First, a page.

Employees in India can expect to see their pay increase by an average of 11 per cent in 2014, though after factoring in inflation, the rise would be just 2 per cent, according to the latest Salary Trends survey by ECA International.
According to ECA International, a provider of knowledge, information and technology for the management and assignment of employees around the world, factoring in inflation, employees in Asia are likely to receive the biggest average increases in real terms.
"For the second year in a row, employees in India can expect to see their salaries increase by an average of 11 per cent. While these are among the highest increases in the world they are only 2 per cent above inflation forecasts for India next year," ECA International said.
Employees in mainland China look set to experience some of the highest wage rises in the region, both before and after inflation is factored in, the report said.
Chinese companies predict salary increases of 8 per cent in 2014. Allowing for inflation, Chinese workers will see a 5 per cent increase in real terms.
The biggest salary increases in Asia next year will be given by companies in Pakistan. They are forecasting 13 per cent salary hikes for their staff in 2014 and with a predicted inflation of 8 per cent, employees are also set to receive the second-highest 'real' increases in Asia after China.
Workers in Japan will continue to experience the region's lowest wage increases. If inflation rises to the 2.9 per cent as predicted by IMF for 2014, they could experience a reduction in their buying power next year.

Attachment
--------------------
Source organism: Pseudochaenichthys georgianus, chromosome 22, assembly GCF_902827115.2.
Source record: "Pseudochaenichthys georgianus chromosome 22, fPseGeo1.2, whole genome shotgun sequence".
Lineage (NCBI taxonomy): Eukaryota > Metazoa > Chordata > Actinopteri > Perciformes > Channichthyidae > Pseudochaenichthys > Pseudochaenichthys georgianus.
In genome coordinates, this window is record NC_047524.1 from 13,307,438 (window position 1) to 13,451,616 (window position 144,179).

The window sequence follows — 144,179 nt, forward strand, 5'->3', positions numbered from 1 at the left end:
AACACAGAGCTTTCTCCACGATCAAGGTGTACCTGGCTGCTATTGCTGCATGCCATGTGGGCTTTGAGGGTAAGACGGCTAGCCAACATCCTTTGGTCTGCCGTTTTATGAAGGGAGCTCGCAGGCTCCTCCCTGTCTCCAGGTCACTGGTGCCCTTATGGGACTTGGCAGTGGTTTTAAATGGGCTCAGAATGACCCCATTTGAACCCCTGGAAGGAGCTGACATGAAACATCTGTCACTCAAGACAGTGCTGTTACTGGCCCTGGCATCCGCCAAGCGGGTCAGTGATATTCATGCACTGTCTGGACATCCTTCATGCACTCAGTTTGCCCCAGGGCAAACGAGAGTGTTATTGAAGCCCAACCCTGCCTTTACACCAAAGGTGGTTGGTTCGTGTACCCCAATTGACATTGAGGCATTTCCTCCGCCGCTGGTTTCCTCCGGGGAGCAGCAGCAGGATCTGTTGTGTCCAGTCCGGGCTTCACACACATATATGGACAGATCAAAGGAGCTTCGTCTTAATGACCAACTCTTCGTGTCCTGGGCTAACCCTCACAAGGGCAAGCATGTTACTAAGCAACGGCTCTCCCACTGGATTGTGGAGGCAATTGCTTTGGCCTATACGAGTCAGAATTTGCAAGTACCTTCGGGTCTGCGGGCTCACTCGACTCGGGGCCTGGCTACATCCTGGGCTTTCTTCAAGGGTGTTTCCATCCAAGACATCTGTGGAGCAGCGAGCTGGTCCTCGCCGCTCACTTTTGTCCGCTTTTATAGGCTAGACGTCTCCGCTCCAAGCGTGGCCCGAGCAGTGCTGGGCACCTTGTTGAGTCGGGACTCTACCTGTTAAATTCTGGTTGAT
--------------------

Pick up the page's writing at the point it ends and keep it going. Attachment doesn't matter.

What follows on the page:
The survey has forecast the highest pay rise by companies in Venezuela.
Employers there are predicting 26 per cent pay rise for staff next year. However, the figure trails behind inflation forecasts. The IMF is predicting 38 per cent inflation in Venezuela next year, leaving employees there facing a spending power reduction of 12 per cent in real terms.
Companies in Switzerland and Greece are forecasting the lowest wage increases in the survey.
Employees there can expect salary rises of around 2 per cent. However, despite these low increases, little if any, of this is likely to be eroded by inflation, even as many of their peers will be worse off than them in real terms.
In both the US and Canada, companies are predicting 3 per cent wage rise, while those in Europe are forecasting